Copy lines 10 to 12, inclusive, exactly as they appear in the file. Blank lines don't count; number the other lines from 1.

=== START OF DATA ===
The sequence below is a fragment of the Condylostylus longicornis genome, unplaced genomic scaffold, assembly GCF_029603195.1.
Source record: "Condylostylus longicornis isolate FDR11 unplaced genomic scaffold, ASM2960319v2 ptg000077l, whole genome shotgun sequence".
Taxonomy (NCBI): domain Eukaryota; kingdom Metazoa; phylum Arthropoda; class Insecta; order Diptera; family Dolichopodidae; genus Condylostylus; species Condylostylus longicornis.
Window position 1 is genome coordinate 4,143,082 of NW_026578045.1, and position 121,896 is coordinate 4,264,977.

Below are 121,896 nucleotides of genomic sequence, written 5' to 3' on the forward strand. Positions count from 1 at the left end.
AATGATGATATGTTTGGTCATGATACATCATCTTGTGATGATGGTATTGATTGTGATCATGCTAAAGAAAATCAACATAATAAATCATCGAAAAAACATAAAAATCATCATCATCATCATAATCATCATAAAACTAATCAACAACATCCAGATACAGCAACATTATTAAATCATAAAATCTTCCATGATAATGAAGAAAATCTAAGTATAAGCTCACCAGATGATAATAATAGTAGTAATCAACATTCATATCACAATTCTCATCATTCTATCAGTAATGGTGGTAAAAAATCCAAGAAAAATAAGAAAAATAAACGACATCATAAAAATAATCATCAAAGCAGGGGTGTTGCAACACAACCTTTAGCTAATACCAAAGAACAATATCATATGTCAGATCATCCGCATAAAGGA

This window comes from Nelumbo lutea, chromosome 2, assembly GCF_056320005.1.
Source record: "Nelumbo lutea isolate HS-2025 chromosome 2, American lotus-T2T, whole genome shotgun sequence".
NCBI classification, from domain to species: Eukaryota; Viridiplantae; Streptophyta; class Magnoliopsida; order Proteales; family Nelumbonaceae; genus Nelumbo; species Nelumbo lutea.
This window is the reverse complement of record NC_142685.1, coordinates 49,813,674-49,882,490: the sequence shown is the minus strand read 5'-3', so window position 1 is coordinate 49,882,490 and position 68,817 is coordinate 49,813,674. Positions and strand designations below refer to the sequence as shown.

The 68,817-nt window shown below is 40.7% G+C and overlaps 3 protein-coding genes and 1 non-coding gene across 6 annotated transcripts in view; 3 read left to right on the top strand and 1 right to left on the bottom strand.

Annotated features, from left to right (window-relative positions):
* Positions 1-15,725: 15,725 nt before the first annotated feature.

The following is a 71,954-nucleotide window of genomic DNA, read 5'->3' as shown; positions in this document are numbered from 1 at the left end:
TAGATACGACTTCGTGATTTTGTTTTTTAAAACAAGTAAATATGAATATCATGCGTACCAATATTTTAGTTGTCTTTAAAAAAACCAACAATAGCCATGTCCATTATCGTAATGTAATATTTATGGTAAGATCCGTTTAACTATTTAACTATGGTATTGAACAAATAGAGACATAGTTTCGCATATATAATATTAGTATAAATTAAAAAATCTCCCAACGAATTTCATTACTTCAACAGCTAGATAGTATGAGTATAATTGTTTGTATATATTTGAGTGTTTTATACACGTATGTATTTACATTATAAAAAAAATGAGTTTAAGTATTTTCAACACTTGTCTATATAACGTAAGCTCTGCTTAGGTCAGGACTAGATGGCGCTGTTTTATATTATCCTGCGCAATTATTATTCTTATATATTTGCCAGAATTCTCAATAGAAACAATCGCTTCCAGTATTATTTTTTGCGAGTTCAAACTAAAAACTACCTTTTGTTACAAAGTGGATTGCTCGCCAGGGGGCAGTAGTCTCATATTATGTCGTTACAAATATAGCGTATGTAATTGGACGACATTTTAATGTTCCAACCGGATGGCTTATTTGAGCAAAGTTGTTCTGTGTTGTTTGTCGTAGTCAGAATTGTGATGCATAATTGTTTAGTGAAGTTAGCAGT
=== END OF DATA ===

This window is the reverse complement of record NC_142685.1, coordinates 49,813,674-49,882,490: the sequence shown is the minus strand read 5'-3', so window position 1 is coordinate 49,882,490 and position 68,817 is coordinate 49,813,674. Positions and strand designations below refer to the sequence as shown.

The 68,817-nt window shown below is 40.7% G+C and overlaps 3 protein-coding genes and 1 non-coding gene across 6 annotated transcripts in view; 3 read left to right on the top strand and 1 right to left on the bottom strand.

Annotated features, from left to right (window-relative positions):